Szass Tam *Completed*

Hello again.

A while back I posted my entry for a 100% scratch built Szass Tam costume where I made the head out of a bike helmet, paintball mask, the skin was hot glue and I made electronics in it for lights and voice. 

I was pretty proud of the costume, however on reflection it seemed showing off what I figured out on my own and less leveraging anything I've learned from the Stan Winston School. 

This is my submission to showcase skills learned from a course here. 

A little background. 

I'm a mid 40's contract jockey. I sit in a cube all day reviewing contracts, running them through the garden of regulation and seeing where I can poke holes in them. That's what I do for 50 hours a week. I'm autistic, so I don't turn off. It's an advantage and disadvantage at the same time. 

I'm a self taught artist, and in one of the classes here I learned that what I do is called "kit bashing", so that's my art style. I take a few things, fuse them together and make something new. So taking a paintball mask and a bike helmet to make the original mask falls under that kit bashing umbrella. 

I learned the term kit bashing here on this site from the video that landed me here. There's a dude with a pony tail teaching how to make a helmet and a vacuum former. Outstanding video, amazing teacher. I'm looking forward to that build quite a bit. I had also watched a dude sculpt a droopy face monster and mold it. That was my first introduction to sculpting, I viewed it to learn ho to make a Klingon headpiece for a cosplay wedding. 

For this submission I started from scratch. I watched a video of a long haired dude making a wolfman mask. It was the closest I could find to the idea of making a guy with a living metal skull.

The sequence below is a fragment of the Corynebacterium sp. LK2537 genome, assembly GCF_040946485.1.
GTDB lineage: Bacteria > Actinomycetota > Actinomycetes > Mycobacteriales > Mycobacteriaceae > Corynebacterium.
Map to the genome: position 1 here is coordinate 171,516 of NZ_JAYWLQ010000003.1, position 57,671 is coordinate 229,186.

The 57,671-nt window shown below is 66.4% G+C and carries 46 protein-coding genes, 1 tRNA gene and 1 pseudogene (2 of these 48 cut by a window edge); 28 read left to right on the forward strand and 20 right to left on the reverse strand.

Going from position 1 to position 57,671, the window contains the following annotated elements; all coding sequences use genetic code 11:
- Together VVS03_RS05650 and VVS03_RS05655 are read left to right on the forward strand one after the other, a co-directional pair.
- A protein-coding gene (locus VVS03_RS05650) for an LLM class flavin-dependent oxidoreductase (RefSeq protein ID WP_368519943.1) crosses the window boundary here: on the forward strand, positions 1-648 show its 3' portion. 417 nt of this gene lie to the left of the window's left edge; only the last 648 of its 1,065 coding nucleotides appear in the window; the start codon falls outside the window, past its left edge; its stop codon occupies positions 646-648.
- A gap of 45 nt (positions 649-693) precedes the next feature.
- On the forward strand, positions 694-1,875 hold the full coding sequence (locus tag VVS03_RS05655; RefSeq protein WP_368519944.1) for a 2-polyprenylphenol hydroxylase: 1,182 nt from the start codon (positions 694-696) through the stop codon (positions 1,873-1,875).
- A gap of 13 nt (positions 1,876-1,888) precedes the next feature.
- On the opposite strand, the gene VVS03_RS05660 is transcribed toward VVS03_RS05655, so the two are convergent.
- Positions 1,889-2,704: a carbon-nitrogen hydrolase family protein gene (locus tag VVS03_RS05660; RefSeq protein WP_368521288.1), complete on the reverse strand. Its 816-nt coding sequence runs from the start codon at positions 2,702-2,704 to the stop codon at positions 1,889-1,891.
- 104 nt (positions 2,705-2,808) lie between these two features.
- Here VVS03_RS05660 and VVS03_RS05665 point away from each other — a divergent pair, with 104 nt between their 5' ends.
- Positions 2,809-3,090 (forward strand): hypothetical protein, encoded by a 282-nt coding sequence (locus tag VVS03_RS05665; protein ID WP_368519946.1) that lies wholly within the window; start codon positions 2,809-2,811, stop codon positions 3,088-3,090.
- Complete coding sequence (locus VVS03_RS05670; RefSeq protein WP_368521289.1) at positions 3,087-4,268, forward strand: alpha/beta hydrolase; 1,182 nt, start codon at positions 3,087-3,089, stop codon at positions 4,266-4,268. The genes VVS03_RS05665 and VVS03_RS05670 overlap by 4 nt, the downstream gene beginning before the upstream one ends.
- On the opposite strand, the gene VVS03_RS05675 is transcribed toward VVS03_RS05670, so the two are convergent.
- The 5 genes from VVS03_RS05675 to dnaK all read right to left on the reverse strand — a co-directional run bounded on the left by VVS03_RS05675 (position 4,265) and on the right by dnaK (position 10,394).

This is my 5th attempt at sculpture, and I'm going to show the bad stuff I want to hide as well as what I feel is a success. At the time of this post I've made significant progress. 

The rules I set for myself, I have to make progression in my kitchen I'm building, still have to make food for work, continue projects for work (I'm in a class there as well), still have time to spend with my wife being social and I can't drop my volunteer work. That and I have to do this from scratch, head and hands. This is where not having an off switch gives me an advantage. The disadvantage is autistic hyper-focus and a bunch of other unsavory things that comes with my wiring. 

I have no illusions that I'm winning a contest. I've seen some real talent posted here. I'm doing this for me, and I'm wearing this for my 19th anniversary photo with my wife. I'm posting the pics as a nod of appreciation to the Stan Winston School for the incredible lessons. 

Post edited by Chris Ellerby on


  • The character is Szass Tam from Dungeons and Dragons. There isn't very much reference material out there so it's just figure it out as I go. That pic from a search is what I'm using for reference, however since there is a contrast between images available, that's not my main go to. I am taking some creative license. I really dig the hot glue version I made. 
  • I started here, with this Stan Winston class. This 3 part series... AMAZING! 

    While I can't watch horror movies because they give me anxiety that  usually lasts for months (I missed a lot of references), this dude teaching the course is straight up cool as hell. Amazing style, tons of awesome information and all around super informative!